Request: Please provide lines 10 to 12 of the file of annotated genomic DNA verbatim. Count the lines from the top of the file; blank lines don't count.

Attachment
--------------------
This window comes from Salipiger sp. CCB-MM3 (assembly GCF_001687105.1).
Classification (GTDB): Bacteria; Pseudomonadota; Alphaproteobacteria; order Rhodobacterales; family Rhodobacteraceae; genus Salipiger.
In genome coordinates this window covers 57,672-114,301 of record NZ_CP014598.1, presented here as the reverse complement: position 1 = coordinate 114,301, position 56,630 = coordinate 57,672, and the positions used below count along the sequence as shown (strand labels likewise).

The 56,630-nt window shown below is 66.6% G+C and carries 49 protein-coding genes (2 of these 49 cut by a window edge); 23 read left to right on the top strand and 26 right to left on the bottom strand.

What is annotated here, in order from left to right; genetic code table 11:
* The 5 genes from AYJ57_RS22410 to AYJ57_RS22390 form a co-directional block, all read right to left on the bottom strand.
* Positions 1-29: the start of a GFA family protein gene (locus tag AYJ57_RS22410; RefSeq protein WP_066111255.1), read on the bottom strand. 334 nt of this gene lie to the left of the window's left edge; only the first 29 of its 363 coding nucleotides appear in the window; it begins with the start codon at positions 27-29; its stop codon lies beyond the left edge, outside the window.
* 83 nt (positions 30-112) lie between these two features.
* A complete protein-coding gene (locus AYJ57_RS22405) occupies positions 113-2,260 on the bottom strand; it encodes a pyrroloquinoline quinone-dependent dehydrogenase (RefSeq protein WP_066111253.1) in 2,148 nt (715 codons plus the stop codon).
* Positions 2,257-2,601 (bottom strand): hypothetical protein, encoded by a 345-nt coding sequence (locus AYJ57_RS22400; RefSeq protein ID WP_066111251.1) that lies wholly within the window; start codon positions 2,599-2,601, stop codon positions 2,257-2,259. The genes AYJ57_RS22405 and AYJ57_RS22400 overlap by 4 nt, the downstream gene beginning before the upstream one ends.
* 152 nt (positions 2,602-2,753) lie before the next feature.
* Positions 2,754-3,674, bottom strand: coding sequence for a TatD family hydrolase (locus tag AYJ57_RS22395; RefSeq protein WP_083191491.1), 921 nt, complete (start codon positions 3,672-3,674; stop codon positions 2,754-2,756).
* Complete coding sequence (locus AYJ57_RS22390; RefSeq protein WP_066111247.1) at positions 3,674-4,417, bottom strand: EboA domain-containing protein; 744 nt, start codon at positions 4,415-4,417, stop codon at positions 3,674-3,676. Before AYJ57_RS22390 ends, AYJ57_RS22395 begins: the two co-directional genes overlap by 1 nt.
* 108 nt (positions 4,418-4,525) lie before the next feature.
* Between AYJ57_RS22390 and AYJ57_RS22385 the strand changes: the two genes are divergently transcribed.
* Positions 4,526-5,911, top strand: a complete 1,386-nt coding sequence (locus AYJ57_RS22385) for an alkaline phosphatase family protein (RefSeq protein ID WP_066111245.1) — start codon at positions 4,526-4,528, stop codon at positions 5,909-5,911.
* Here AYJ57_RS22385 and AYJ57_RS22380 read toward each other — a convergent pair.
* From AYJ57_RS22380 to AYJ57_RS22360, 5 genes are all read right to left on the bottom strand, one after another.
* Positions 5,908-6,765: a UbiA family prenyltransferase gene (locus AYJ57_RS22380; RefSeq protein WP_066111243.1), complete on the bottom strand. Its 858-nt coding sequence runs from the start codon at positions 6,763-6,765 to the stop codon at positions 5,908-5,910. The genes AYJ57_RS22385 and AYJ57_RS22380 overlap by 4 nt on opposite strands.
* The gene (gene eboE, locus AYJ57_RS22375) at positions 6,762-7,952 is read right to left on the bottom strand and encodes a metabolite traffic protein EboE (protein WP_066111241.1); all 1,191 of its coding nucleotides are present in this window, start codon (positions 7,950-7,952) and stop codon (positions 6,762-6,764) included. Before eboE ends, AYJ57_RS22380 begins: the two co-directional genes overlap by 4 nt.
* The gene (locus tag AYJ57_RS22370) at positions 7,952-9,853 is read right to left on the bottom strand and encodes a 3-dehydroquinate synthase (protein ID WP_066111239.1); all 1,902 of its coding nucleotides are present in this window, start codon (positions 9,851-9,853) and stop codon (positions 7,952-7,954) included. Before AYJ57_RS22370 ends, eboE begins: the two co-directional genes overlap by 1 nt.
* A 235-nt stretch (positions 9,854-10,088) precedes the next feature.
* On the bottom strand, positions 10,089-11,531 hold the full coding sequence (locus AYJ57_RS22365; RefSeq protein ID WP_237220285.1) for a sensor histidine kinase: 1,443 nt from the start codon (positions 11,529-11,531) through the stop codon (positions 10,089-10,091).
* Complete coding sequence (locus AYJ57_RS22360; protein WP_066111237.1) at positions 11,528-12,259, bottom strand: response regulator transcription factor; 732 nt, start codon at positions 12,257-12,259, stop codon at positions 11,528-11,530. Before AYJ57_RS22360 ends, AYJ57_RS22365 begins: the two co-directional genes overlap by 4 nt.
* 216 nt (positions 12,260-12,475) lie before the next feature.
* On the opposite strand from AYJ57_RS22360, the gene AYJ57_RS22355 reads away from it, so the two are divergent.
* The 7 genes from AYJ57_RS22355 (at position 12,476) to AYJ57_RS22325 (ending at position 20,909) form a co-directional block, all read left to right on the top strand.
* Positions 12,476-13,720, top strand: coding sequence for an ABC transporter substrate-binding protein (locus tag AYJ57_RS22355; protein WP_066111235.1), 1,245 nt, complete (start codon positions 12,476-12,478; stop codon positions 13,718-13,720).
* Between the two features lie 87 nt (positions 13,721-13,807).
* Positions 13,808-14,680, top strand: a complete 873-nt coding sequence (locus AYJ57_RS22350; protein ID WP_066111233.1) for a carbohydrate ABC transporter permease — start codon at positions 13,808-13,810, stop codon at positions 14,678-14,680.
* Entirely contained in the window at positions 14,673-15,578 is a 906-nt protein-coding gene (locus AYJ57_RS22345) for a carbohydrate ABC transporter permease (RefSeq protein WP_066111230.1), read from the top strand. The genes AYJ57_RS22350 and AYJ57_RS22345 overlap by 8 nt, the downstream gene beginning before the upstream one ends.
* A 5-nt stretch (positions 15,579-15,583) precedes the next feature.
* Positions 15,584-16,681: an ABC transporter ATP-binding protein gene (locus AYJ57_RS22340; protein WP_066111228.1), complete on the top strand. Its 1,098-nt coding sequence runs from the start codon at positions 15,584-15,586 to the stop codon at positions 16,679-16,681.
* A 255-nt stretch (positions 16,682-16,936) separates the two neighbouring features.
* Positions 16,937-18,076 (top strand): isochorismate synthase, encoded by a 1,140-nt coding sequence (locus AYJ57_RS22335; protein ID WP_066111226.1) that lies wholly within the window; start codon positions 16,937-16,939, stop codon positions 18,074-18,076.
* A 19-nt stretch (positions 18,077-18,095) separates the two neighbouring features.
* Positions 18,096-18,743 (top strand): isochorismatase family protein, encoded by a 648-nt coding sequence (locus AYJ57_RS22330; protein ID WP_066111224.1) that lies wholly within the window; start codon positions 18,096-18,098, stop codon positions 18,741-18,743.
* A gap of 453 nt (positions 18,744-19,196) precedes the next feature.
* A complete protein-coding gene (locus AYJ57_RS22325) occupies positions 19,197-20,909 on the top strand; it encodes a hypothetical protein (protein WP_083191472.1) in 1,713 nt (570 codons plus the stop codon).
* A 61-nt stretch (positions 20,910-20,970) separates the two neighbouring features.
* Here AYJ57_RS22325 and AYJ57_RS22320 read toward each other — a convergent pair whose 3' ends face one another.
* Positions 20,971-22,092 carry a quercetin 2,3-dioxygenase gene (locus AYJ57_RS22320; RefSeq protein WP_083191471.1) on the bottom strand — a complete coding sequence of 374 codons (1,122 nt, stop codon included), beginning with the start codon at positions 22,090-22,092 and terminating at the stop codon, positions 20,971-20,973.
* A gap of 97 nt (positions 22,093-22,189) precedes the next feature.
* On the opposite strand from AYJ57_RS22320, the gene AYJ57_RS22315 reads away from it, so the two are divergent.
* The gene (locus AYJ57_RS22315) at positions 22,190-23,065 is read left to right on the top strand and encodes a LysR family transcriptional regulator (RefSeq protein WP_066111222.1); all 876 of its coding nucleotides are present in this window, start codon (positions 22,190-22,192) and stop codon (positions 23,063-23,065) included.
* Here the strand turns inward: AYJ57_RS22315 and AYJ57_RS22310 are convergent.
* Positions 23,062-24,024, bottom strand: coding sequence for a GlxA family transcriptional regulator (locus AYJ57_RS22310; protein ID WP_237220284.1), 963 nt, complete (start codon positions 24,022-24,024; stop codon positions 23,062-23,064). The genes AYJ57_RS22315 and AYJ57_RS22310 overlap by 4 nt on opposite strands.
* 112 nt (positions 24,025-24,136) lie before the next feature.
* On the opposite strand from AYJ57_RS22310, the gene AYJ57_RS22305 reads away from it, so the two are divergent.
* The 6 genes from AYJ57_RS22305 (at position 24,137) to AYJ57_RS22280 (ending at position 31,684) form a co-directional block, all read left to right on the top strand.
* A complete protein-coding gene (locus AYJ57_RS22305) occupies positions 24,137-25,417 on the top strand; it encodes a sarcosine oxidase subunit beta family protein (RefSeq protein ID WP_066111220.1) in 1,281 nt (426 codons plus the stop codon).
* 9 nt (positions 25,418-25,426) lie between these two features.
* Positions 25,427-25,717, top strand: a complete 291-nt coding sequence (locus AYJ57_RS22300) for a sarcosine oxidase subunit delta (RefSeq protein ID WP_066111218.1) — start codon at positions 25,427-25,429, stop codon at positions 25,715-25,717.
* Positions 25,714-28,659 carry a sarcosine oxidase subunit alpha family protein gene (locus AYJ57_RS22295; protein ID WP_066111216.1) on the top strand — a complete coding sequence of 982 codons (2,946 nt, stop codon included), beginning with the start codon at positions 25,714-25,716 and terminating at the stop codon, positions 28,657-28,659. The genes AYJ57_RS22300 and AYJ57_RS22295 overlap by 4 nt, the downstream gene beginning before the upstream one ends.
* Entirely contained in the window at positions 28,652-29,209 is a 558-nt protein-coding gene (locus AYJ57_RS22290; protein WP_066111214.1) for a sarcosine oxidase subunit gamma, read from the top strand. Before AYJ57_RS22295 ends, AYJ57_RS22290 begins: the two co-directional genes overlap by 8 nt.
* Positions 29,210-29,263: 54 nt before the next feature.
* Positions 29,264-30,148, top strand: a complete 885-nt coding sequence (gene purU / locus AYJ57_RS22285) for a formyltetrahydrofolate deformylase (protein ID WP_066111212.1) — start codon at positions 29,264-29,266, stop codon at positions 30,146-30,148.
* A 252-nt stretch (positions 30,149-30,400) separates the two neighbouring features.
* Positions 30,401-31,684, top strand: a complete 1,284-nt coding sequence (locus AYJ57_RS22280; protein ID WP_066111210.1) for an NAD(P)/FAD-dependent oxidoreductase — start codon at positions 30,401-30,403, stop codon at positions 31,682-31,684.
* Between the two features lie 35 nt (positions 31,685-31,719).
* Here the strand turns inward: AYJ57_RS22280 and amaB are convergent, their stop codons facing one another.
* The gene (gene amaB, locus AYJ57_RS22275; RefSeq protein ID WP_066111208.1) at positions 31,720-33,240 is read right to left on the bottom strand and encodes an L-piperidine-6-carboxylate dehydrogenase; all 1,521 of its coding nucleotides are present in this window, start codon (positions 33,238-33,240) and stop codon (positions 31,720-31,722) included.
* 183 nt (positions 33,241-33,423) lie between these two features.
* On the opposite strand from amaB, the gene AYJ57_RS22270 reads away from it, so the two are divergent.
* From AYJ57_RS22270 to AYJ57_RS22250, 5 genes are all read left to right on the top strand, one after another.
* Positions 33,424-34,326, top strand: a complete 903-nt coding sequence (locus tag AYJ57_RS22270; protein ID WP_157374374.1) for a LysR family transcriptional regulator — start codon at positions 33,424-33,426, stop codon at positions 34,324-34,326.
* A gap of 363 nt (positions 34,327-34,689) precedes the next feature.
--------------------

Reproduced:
* Positions 2,257-2,601 (bottom strand): hypothetical protein, encoded by a 345-nt coding sequence (locus AYJ57_RS22400; RefSeq protein ID WP_066111251.1) that lies wholly within the window; start codon positions 2,599-2,601, stop codon positions 2,257-2,259. The genes AYJ57_RS22405 and AYJ57_RS22400 overlap by 4 nt, the downstream gene beginning before the upstream one ends.
* 152 nt (positions 2,602-2,753) lie before the next feature.
* Positions 2,754-3,674, bottom strand: coding sequence for a TatD family hydrolase (locus tag AYJ57_RS22395; RefSeq protein WP_083191491.1), 921 nt, complete (start codon positions 3,672-3,674; stop codon positions 2,754-2,756).